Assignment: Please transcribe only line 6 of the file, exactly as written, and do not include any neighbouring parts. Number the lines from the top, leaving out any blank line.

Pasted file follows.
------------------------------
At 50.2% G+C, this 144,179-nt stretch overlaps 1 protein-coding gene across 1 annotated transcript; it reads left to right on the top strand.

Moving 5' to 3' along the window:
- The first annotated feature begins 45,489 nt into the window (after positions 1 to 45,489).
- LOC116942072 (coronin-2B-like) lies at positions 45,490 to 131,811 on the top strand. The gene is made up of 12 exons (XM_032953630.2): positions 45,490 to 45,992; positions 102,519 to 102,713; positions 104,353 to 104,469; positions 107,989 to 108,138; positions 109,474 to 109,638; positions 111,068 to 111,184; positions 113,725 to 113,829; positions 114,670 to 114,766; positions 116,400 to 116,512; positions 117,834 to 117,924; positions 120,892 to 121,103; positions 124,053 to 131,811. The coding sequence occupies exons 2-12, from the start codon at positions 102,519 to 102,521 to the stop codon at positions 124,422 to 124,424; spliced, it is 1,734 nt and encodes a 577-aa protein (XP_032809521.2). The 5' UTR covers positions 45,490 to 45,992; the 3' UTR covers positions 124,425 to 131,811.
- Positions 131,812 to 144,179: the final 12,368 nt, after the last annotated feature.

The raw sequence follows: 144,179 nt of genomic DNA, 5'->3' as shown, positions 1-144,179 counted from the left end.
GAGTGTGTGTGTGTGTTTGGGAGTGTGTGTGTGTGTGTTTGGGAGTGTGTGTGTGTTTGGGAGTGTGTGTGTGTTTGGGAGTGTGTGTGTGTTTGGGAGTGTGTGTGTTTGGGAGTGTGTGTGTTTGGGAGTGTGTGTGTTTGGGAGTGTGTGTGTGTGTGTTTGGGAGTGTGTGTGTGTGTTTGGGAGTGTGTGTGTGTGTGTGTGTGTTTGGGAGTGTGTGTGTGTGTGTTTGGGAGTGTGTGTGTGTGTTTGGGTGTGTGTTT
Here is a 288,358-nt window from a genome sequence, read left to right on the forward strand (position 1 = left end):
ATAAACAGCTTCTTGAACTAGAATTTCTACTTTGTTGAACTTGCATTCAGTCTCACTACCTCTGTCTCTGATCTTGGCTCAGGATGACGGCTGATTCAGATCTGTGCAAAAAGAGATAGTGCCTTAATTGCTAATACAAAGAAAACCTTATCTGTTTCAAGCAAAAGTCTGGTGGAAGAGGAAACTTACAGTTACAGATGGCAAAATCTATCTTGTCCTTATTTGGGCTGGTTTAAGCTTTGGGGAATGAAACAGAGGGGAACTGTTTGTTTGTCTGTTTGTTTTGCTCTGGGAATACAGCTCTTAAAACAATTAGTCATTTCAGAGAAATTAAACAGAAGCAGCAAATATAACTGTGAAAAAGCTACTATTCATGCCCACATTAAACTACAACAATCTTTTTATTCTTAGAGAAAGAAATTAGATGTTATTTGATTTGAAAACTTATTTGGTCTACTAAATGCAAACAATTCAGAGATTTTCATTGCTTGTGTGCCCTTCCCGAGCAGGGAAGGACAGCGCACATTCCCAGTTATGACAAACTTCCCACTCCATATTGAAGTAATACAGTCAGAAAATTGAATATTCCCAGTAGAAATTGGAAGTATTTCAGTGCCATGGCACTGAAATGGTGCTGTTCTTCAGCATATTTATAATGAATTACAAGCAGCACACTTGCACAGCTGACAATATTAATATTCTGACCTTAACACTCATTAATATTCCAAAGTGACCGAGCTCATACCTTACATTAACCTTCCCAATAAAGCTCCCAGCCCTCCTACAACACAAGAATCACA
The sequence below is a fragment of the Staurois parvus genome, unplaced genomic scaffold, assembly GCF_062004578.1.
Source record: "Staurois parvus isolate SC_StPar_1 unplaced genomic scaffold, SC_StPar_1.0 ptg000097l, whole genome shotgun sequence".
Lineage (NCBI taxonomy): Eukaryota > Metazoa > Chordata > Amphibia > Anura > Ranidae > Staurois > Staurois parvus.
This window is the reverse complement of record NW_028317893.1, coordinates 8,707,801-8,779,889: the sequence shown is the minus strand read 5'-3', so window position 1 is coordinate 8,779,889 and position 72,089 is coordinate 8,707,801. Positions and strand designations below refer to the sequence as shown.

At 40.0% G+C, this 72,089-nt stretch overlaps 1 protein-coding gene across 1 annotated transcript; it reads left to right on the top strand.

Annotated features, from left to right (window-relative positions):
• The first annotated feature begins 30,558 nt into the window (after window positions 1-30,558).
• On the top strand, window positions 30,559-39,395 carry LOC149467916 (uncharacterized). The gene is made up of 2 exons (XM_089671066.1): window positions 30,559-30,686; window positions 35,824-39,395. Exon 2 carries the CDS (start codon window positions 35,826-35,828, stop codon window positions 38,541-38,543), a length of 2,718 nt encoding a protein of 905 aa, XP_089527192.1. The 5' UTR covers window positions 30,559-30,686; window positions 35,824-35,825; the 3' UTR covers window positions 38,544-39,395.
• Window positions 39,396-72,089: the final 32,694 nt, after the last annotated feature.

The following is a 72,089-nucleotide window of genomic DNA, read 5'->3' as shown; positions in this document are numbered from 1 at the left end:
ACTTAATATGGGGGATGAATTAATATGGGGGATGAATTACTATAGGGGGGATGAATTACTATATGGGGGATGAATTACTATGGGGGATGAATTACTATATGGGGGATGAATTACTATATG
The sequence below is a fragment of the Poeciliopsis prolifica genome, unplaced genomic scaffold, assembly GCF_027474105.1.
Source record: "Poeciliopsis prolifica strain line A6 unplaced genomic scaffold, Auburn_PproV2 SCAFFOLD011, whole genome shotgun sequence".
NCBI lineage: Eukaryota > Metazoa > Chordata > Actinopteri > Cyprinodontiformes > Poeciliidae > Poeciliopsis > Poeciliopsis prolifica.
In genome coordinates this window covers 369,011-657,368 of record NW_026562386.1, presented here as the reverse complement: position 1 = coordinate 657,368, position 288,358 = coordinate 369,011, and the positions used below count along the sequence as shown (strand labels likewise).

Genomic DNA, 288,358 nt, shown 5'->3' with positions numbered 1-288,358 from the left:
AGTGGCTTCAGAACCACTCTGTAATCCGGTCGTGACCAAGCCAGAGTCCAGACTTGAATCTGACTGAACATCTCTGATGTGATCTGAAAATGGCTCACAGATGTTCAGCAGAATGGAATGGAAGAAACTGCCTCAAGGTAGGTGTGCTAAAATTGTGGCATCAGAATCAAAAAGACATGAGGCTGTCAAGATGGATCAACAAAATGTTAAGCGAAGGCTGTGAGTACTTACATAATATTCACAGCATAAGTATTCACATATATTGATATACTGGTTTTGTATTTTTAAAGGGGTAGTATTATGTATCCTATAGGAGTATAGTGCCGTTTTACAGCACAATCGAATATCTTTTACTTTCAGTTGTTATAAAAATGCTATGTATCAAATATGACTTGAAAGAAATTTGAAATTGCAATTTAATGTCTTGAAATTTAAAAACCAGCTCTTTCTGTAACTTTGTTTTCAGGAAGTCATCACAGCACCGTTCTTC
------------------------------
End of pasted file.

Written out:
The raw sequence follows: 144,179 nt of genomic DNA, 5'->3' as shown, positions 1-144,179 counted from the left end.